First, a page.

Lt. Gov. Josh Green speaking at Democratic Party of Hawaii Unity Breakfast Sunday 14th, 2022. CivilBeat Photos Ronen Zilberman.
Lt. Gov. Josh Green, a medical doctor, was the administration’s lead communicator after the pandemic hit Hawaii in March 2020. He promised to continue his public style if he becomes governor. Ronen Zilberman/Civil Beat/2022

In an interview, Green said he tends to react if he feels someone is making a personal attack, and he’s more comfortable talking about “science, numbers and analytics.”

“I am a sensitive person,” Green said. “I’m happy to say that openly, it’s one of my strengths, actually. I really feel a lot. I use my heart more than people are used to in politics.”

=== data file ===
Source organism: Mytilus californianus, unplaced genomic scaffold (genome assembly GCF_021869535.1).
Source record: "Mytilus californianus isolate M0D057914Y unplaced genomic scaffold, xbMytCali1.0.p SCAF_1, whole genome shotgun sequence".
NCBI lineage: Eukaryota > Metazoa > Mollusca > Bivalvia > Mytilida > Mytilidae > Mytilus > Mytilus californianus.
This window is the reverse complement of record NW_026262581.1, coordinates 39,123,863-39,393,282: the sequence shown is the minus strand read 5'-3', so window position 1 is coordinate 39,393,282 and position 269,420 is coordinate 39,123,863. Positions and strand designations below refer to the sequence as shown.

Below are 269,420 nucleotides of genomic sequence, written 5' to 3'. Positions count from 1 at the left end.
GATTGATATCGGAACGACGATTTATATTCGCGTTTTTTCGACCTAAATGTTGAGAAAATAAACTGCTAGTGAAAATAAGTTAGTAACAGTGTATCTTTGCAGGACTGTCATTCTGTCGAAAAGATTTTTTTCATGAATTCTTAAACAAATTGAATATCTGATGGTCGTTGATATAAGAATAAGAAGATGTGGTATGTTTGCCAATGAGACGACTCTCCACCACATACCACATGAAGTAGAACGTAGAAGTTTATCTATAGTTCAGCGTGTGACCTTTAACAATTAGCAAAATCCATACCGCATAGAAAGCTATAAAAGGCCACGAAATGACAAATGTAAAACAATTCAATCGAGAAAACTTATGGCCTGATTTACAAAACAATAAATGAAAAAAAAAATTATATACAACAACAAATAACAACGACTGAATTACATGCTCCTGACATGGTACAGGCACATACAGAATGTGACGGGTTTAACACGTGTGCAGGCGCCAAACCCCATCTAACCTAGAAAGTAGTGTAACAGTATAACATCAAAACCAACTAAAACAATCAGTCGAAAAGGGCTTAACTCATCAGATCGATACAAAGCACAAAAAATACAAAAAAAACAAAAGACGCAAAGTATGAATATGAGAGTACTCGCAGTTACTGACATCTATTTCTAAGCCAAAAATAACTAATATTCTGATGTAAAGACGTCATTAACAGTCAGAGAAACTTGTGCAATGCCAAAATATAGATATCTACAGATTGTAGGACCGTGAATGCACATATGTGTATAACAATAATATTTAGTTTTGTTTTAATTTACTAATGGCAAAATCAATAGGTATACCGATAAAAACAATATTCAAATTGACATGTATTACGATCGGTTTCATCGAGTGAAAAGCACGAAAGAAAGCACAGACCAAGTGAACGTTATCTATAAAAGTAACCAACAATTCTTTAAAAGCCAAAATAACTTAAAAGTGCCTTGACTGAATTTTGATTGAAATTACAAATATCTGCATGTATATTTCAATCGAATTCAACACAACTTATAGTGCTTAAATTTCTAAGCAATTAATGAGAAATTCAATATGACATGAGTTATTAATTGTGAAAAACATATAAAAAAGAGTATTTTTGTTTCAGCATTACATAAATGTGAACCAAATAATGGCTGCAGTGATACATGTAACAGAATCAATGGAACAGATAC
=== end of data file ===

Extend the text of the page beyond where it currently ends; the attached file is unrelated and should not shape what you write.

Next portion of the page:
He said he carried that sensitivity from his time as a medical doctor, a setting where it’s important to empathize with patients’ feelings.

Green said he gets calmer during high-pressure situations, like those he’d likely face if he wins the election.

“That’s not the space where I end up in conflicts,” Green said.

Aiona already anticipates dealing with criticism if he’s elected, saying “it comes with the territory.”

He is also no stranger to pressure involving conflicts after more than a decade as a judge.

“As a judge, you don’t get defensive at all,” he said in an interview. “I don’t want to confuse passion with getting defensive on something because I respect everyone’s opinion on a matter that’s before me. My style is always to listen.”

Emergency Communications

The pandemic often revealed major differences between Green and Ige. Green, for example, often preempted the administration’s announcements with presentations of his own delivered on a whiteboard and broadcast widely on social media.